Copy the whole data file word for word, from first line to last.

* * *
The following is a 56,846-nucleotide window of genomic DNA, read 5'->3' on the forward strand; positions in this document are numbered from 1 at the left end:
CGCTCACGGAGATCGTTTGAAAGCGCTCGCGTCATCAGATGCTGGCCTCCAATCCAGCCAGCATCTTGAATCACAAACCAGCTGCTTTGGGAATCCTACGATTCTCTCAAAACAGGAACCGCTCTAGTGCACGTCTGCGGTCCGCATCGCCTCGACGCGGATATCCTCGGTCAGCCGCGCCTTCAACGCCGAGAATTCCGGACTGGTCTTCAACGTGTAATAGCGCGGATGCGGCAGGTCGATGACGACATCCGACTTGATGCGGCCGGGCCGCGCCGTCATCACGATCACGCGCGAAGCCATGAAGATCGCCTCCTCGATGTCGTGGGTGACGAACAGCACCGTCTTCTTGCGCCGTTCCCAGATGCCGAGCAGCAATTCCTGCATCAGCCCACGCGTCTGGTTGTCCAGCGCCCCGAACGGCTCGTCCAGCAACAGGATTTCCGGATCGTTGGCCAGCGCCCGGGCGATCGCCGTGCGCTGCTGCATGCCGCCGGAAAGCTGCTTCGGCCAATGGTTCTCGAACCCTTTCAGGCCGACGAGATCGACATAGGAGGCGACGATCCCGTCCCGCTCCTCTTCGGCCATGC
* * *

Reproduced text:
The following is a 56,846-nucleotide window of genomic DNA, read 5'->3' on the forward strand; positions in this document are numbered from 1 at the left end:
CGCTCACGGAGATCGTTTGAAAGCGCTCGCGTCATCAGATGCTGGCCTCCAATCCAGCCAGCATCTTGAATCACAAACCAGCTGCTTTGGGAATCCTACGATTCTCTCAAAACAGGAACCGCTCTAGTGCACGTCTGCGGTCCGCATCGCCTCGACGCGGATATCCTCGGTCAGCCGCGCCTTCAACGCCGAGAATTCCGGACTGGTCTTCAACGTGTAATAGCGCGGATGCGGCAGGTCGATGACGACATCCGACTTGATGCGGCCGGGCCGCGCCGTCATCACGATCACGCGCGAAGCCATGAAGATCGCCTCCTCGATGTCGTGGGTGACGAACAGCACCGTCTTCTTGCGCCGTTCCCAGATGCCGAGCAGCAATTCCTGCATCAGCCCACGCGTCTGGTTGTCCAGCGCCCCGAACGGCTCGTCCAGCAACAGGATTTCCGGATCGTTGGCCAGCGCCCGGGCGATCGCCGTGCGCTGCTGCATGCCGCCGGAAAGCTGCTTCGGCCAATGGTTCTCGAACCCTTTCAGGCCGACGAGATCGACATAGGAGGCGACGATCCCGTCCCGCTCCTCTTCGGCCATGC